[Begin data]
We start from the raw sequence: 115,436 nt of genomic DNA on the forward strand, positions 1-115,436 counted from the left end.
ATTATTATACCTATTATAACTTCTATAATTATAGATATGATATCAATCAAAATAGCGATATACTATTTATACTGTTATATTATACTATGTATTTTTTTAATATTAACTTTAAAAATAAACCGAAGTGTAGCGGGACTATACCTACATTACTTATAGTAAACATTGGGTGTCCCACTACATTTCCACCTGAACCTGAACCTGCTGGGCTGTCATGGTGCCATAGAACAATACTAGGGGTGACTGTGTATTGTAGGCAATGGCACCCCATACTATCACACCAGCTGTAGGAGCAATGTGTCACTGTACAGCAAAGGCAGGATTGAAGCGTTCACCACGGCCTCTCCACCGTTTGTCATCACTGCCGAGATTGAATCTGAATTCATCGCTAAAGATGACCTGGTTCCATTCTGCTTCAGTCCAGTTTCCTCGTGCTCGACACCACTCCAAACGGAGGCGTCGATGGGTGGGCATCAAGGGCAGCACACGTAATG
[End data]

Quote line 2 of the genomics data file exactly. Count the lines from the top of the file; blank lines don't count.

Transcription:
ATTATTATACCTATTATAACTTCTATAATTATAGATATGATATCAATCAAAATAGCGATATACTATTTATACTGTTATATTATACTATGTATTTTTTTAATATTAACTTTAAAAATAAACCGAAGTGTAGCGGGACTATACCTACATTACTTATAGTAAACATTGGGTGTCCCACTACATTTCCACCTGAACCTGAACCTGCTGGGCTGTCATGGTGCCATAGAACAATACTAGGGGTGACTGTGTATTGTAGGCAATGGCACCCCATACTATCACACCAGCTGTAGGAGCAATGTGTCACTGTACAGCAAAGGCAGGATTGAAGCGTTCACCACGGCCTCTCCACCGTTTGTCATCACTGCCGAGATTGAATCTGAATTCATCGCTAAAGATGACCTGGTTCCATTCTGCTTCAGTCCAGTTTCCTCGTGCTCGACACCACTCCAAACGGAGGCGTCGATGGGTGGGCATCAAGGGCAGCACACGTAATG